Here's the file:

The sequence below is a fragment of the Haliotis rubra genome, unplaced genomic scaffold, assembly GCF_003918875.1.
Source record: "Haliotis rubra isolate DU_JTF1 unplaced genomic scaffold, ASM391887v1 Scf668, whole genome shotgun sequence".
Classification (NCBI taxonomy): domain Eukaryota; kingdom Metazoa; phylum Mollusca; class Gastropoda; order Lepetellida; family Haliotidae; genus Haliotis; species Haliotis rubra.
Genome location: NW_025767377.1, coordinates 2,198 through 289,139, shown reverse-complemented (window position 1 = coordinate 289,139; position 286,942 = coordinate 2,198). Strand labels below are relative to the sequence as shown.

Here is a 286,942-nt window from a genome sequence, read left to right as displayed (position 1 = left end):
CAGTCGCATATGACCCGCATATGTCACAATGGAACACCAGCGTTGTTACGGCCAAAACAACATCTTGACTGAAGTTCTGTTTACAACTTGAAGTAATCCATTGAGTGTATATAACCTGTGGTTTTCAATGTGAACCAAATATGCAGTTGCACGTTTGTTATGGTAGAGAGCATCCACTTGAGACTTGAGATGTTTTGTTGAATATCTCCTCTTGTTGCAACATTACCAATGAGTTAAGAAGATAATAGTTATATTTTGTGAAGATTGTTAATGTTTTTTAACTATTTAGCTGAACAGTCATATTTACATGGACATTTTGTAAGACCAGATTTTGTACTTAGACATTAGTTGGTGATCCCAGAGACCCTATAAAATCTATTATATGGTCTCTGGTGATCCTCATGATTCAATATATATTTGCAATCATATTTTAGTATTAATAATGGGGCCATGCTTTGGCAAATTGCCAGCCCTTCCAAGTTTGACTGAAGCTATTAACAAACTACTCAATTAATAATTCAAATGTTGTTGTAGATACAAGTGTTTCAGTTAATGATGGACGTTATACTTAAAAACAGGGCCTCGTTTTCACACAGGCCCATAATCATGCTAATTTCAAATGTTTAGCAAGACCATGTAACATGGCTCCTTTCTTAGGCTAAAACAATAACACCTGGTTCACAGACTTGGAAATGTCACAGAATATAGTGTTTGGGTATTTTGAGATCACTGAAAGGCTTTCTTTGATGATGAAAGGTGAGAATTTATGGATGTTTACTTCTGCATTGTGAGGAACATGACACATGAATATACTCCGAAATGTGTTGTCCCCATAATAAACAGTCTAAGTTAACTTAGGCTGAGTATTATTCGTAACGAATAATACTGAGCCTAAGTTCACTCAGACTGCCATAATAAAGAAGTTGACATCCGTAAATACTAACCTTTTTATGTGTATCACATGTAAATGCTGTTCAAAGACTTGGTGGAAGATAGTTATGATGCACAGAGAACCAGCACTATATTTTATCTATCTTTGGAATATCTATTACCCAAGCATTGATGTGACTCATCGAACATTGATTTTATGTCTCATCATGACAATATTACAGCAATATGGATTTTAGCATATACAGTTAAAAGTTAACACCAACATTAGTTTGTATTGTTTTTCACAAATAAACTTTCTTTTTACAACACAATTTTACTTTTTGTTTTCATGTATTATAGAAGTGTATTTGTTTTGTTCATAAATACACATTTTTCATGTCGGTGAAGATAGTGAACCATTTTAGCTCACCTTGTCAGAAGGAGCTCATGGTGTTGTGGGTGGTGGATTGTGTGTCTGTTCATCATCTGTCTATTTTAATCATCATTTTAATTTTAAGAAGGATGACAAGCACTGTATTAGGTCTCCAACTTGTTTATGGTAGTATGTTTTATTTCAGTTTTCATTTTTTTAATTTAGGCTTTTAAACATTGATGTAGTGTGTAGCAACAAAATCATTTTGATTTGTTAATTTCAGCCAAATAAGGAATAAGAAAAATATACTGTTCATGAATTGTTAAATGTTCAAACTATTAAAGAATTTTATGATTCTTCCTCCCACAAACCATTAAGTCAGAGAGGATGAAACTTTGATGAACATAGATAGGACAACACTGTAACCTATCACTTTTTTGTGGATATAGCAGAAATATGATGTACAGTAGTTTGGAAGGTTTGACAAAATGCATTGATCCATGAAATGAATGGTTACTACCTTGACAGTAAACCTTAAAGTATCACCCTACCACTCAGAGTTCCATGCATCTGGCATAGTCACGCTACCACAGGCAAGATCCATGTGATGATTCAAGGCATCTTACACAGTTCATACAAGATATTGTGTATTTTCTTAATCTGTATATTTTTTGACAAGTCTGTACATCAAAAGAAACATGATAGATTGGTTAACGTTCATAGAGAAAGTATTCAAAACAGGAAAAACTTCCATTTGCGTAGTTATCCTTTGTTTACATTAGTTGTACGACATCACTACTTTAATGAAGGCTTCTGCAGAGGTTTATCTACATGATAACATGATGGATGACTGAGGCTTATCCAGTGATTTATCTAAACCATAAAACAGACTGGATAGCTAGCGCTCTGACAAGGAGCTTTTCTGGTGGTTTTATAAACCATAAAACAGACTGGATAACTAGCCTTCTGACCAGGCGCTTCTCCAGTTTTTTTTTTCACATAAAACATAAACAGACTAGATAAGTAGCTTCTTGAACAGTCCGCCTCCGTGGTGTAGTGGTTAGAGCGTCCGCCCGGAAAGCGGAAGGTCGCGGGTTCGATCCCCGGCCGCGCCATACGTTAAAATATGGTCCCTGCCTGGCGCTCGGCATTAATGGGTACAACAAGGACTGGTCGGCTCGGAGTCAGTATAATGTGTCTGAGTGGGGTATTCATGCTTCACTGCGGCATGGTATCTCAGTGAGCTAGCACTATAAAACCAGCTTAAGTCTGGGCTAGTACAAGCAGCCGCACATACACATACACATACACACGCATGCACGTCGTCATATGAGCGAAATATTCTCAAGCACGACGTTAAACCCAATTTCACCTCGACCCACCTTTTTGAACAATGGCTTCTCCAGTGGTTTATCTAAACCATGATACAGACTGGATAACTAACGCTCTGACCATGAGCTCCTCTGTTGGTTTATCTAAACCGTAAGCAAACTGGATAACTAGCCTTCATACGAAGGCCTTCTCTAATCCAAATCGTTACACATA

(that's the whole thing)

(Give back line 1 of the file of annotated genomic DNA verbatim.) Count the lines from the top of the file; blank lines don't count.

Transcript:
The sequence below is a fragment of the Haliotis rubra genome, unplaced genomic scaffold, assembly GCF_003918875.1.